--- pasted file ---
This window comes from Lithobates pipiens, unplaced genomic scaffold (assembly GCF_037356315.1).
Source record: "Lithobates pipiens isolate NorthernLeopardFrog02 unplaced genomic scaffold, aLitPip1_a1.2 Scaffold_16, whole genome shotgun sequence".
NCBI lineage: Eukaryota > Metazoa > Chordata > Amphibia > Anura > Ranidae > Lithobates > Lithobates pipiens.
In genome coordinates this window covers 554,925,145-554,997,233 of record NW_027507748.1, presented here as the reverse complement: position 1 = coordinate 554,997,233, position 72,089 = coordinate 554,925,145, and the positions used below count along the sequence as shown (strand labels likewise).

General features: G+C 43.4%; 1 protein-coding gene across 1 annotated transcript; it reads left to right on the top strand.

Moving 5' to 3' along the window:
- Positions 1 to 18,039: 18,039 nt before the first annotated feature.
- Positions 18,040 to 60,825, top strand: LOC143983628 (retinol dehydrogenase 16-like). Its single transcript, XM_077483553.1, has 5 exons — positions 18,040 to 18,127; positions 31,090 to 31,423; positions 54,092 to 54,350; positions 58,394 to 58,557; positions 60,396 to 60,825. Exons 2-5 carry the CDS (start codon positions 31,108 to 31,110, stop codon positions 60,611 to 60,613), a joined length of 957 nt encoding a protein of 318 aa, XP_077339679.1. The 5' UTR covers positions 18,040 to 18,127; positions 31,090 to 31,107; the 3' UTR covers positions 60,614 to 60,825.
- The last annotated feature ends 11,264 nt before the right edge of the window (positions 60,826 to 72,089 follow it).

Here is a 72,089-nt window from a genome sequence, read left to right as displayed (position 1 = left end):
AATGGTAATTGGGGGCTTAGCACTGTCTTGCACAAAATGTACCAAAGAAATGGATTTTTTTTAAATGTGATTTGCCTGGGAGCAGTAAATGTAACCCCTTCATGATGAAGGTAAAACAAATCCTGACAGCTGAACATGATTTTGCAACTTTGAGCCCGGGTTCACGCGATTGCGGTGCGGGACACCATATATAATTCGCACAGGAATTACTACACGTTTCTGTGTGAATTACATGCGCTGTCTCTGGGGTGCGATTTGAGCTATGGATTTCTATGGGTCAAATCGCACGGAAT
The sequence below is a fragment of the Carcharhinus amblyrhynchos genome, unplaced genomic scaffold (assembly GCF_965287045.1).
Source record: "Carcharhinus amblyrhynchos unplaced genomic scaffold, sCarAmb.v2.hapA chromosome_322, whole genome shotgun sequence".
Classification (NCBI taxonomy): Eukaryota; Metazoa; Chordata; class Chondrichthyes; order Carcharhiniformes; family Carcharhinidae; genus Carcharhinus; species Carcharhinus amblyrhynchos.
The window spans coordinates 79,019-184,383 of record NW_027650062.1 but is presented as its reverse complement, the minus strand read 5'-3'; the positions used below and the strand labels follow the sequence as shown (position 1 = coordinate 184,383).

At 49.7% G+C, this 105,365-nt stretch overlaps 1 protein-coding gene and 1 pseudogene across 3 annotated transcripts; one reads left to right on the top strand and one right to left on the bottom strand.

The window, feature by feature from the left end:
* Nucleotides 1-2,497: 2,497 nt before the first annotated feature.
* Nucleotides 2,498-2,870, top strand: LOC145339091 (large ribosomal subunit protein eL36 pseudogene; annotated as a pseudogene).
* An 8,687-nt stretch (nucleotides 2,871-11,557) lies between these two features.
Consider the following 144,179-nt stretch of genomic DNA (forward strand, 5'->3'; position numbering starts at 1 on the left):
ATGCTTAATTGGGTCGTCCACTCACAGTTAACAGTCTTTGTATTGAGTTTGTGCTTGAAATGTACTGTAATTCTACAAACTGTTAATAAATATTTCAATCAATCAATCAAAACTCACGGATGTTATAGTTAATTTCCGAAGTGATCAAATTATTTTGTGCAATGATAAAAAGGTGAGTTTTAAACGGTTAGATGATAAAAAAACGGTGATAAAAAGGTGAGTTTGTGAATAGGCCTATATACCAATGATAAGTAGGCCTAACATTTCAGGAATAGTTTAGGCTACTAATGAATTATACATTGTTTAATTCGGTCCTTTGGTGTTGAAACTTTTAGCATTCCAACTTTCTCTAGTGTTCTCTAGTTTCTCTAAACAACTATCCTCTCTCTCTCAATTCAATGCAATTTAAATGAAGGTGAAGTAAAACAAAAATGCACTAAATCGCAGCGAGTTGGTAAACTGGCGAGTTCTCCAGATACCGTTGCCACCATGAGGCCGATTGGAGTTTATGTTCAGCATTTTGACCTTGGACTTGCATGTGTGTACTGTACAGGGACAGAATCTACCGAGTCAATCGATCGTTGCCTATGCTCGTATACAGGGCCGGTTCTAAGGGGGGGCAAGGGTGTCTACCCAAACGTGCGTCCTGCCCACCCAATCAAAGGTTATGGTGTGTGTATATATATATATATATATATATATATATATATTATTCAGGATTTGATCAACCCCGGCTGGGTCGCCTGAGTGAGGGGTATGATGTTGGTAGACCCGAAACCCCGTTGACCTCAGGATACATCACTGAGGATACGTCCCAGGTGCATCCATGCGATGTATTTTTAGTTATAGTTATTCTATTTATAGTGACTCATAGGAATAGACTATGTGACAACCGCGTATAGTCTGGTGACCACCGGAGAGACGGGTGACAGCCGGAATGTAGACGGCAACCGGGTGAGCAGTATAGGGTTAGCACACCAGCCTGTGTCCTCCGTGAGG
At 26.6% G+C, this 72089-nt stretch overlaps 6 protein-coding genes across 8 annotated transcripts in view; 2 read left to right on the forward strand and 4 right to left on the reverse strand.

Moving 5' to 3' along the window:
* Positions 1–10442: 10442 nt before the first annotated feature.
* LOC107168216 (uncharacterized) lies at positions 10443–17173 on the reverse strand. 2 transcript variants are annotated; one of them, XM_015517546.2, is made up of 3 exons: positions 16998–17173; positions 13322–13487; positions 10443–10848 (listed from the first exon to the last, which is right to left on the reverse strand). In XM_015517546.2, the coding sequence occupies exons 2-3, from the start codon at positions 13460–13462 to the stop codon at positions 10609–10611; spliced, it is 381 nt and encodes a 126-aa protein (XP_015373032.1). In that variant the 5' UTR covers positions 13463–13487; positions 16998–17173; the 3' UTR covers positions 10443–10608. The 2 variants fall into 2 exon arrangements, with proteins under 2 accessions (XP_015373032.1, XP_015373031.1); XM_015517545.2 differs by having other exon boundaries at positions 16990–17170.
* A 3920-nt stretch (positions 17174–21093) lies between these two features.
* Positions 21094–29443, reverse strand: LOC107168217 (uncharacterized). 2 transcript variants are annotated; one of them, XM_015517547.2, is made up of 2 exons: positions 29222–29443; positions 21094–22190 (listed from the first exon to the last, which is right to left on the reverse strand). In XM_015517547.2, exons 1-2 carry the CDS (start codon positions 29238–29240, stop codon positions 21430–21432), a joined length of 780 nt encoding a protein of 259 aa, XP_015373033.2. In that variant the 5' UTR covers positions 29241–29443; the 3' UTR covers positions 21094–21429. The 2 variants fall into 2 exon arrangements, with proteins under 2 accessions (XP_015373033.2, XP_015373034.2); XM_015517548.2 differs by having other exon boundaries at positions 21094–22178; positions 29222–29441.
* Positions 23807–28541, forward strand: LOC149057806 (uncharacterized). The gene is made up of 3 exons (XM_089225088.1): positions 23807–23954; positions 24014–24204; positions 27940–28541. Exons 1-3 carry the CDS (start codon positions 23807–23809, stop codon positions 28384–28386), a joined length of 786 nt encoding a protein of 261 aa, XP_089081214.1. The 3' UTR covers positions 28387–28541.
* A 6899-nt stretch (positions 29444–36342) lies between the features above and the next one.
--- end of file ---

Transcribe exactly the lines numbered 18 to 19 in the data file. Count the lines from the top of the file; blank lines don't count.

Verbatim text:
* Nucleotides 1-2,497: 2,497 nt before the first annotated feature.
* Nucleotides 2,498-2,870, top strand: LOC145339091 (large ribosomal subunit protein eL36 pseudogene; annotated as a pseudogene).